Two floors of never-used porch.  But good ghost stories here too.

Two floors of never-used porch. But good ghost stories here too.

According to SD, the aliens chose him because, according to their analysis, he is the most sensible person on earth. They are befuddled by humans and needed someone sensible to talk to.  A blog about his experiences and conversations with the aliens is coming soon. It should be good.  (Side note: No he’s not an alter-ego.  His name just happens to really be Dave).

Another of Sensible Dave’s gifts is that he’s a good listener. He makes you think you’re the most interesting person he ever met. This is because everyone is truly interesting to him. Or so I believe.

“Well,” I said, starting to answer SD’s question, “it started as just a way to experiment with, and learn, WordPress.  I’ve got plans for bigger things.”  No one laughed.  Becky nodded supportively.  Level didn’t. “We walk around these streets everyday and almost never see anyone on all these great porches around here. At first, we assumed, it was because of the cold weather.  But after the weather got better, then beautiful almost everyday, still the porches remained empty.”

“It’s been one of the best summers I can remember,” commented Marlowe.  “Beautiful sailing.”

“Someone wrote a book about that,” said Level.  “Years ago I heard him on public radio, I think.  Why people don’t use front porches or put them on houses anymore. So someone’s already done your subject.”

“Yeah,” I said, not letting Level go on.  “That was our thinking. Why don’t people use porches?”

“Television?” suggested Becky.

“Well, anyway,” I continued, ignoring Becky’s oversimplified insight to my rhetorical question,  “now it’s taken on this sort of symbolic metaphorical direction.”

“Fun,” said Sensible Dave.  “We’ll be in it.”  It wasn’t a question. “And other people, my aliens, and Becky’s ghosts,  and lot’s of other stuff.”

“Then it should be pretty interesting,” said Marlowe.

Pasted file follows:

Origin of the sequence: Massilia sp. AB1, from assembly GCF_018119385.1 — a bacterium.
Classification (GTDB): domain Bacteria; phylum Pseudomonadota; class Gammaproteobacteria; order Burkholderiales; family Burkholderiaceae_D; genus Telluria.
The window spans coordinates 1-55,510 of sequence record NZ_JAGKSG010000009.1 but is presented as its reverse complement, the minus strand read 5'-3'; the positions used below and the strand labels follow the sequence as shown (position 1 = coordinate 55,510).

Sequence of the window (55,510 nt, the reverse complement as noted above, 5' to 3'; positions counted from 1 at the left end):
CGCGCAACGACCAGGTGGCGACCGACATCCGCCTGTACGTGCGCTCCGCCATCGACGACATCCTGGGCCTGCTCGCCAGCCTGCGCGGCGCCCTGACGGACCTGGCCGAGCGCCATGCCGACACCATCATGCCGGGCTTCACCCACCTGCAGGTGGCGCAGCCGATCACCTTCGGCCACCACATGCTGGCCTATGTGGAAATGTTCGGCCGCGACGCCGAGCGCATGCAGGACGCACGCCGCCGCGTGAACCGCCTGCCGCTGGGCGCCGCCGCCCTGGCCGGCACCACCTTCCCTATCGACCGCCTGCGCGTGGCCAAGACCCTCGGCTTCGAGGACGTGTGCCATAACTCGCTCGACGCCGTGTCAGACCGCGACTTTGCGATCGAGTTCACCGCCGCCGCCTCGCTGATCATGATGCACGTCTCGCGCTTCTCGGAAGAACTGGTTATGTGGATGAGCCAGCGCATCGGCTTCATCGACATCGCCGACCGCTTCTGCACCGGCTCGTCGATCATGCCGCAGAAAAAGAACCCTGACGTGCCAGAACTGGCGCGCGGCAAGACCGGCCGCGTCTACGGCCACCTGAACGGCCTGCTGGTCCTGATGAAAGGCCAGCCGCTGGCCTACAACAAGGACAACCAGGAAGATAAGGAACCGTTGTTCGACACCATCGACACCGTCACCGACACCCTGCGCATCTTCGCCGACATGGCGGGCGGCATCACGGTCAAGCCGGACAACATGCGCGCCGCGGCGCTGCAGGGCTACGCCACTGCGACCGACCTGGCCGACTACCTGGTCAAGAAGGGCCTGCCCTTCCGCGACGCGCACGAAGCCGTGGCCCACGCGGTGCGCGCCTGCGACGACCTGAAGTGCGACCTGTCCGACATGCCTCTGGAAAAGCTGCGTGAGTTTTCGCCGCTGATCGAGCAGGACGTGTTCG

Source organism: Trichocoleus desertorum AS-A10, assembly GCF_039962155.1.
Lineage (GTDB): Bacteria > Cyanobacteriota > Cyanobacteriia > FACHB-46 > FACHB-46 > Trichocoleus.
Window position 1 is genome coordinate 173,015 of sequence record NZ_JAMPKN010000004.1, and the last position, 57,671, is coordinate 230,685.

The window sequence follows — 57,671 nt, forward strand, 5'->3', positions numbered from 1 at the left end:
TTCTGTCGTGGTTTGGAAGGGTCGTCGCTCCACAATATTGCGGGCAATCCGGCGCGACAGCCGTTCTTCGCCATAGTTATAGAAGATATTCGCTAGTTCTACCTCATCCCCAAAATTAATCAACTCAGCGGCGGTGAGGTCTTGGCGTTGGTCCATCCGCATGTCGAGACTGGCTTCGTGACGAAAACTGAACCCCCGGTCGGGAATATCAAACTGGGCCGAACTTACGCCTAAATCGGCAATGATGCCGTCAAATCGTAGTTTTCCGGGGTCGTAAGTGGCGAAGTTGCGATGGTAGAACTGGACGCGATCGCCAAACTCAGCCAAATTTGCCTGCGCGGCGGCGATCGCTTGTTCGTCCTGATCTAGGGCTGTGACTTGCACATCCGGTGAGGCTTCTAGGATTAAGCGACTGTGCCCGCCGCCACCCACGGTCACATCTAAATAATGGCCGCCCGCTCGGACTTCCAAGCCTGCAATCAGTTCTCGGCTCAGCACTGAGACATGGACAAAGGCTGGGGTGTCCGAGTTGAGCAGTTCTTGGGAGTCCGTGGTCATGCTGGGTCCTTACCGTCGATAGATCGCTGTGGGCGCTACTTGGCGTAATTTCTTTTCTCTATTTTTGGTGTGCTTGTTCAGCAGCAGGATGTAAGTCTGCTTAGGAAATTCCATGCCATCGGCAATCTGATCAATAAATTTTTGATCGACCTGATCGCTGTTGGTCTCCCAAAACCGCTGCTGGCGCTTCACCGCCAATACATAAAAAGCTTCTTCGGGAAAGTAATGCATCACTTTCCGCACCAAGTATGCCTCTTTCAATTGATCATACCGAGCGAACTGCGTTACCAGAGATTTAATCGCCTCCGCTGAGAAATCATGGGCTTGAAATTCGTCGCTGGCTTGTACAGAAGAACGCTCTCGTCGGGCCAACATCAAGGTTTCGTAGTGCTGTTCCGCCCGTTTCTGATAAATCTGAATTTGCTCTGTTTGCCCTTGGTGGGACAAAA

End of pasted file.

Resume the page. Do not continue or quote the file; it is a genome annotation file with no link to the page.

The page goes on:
The ghosts of my Porch.  A rare empty moment.

Ghosts of The Porch and Makita’s frisbee. A rare empty moment.

“Yes, the world is an illusion.  But Truth is always being shown there.”  (Quoted from “The Dermis Probe”, by Indries Shaw)

Death twitches my ear. “Live,” he says, “I am coming.” ~Virgil

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Welcome to The Porch, page 1, the Introduction. It starts with some seemingly incongruous lines from a short novel by Joseph Conrad:

“The Nellie, a cruising yawl, swung to her anchor without a flutter of the sails, and was at rest.  The flood had made, the wind was nearly calm, and being bound down the river, the only thing for it was to come to and wait for the turn of the tide.

The sea-reach of the Thames stretched before us like the beginning of an interminable waterway….”

London, England, is the Thames river.  New London, Connecticut, is also on the Thames river, though pronounced the American way.  This view of the New London Thames flowing into Long Island Sound was taken a block from my porch.

London, England, is on the Thames river. New London, Connecticut, is also on a Thames river, though pronounced the American way. This view of the New London Thames flowing into Long Island Sound was taken a block from my porch.

Isn’t that purty?  If that doesn’t put you in the mood to sit back on a porch, shut-up, and listen to a good story, nothing will. And in “Heart of Darkness”, that’s just what the men reclining on the Nellie did. But more from Marlow and Heart of Darkness in another chapter.

What’s this got to do with porches?  Hey, the deck of a yawl is just another reality for a porch!  (According to Wikepedia a yawl is a two masted sailing craft with an additional mizzenmast located well aft of the main mast.  See, most of us have learned something already!)

So this is the beginning of what could be called, or might even become, “The Porch Dialogues”.   As you are a neighbor,  you are welcome to sit on the Porch with the other neighbors, and listen in.

Start with the I am on The Porch page.  Then follow the dialogues as they come — hopefully often.

A little more from “Heart of Darkness” follows:

“Between us there was, as I have already said somewhere, the bond of the sea (non-Conrad insert follows: “or the bond of the neighborhood or life or humanity or…”). Besides holding our hearts together through long periods of separation, it had the effect of making us tolerant of each other’s yarns — and even convictions…

The view from Grandpa's porch.

The view from Grandpa’s porch.